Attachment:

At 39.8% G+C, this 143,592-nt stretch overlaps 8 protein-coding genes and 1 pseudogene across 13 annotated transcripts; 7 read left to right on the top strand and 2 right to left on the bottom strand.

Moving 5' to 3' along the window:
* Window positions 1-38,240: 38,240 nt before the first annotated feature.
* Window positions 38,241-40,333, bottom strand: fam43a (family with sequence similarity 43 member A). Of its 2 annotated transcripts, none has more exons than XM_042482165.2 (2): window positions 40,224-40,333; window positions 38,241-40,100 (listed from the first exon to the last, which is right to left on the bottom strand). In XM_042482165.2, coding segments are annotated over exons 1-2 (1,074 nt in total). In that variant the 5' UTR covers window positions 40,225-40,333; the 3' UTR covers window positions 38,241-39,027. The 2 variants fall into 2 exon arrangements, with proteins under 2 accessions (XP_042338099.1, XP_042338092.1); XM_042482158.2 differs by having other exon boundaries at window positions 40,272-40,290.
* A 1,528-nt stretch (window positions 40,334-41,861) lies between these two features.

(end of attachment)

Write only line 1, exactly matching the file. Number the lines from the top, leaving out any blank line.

At 39.8% G+C, this 143,592-nt stretch overlaps 8 protein-coding genes and 1 pseudogene across 13 annotated transcripts; 7 read left to right on the top strand and 2 right to left on the bottom strand.